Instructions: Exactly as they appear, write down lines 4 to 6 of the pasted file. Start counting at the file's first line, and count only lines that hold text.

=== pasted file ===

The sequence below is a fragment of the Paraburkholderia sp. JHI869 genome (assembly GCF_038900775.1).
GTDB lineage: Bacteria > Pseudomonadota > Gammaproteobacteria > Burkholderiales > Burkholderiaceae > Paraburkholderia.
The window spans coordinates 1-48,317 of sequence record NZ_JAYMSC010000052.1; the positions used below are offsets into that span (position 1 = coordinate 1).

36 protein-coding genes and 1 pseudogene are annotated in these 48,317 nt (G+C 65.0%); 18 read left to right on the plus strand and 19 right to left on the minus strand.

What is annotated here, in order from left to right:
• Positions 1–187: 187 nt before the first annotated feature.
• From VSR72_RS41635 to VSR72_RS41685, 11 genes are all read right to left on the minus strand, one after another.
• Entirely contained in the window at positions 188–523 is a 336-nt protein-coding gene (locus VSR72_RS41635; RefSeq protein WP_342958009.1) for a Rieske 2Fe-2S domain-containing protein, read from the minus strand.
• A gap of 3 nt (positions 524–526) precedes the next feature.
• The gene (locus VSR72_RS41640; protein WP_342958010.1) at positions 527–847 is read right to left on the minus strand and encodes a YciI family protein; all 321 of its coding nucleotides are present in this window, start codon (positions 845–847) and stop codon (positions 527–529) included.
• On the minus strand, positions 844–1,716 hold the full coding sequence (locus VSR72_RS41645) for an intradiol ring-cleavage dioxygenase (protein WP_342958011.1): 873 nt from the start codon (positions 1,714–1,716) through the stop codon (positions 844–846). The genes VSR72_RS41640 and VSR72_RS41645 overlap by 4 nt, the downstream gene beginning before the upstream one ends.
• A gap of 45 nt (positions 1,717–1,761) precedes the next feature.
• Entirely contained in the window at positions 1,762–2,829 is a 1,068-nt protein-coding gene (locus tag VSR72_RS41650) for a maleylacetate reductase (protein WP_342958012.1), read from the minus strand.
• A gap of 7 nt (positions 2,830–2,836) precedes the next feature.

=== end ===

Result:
36 protein-coding genes and 1 pseudogene are annotated in these 48,317 nt (G+C 65.0%); 18 read left to right on the plus strand and 19 right to left on the minus strand.

What is annotated here, in order from left to right:
• Positions 1–187: 187 nt before the first annotated feature.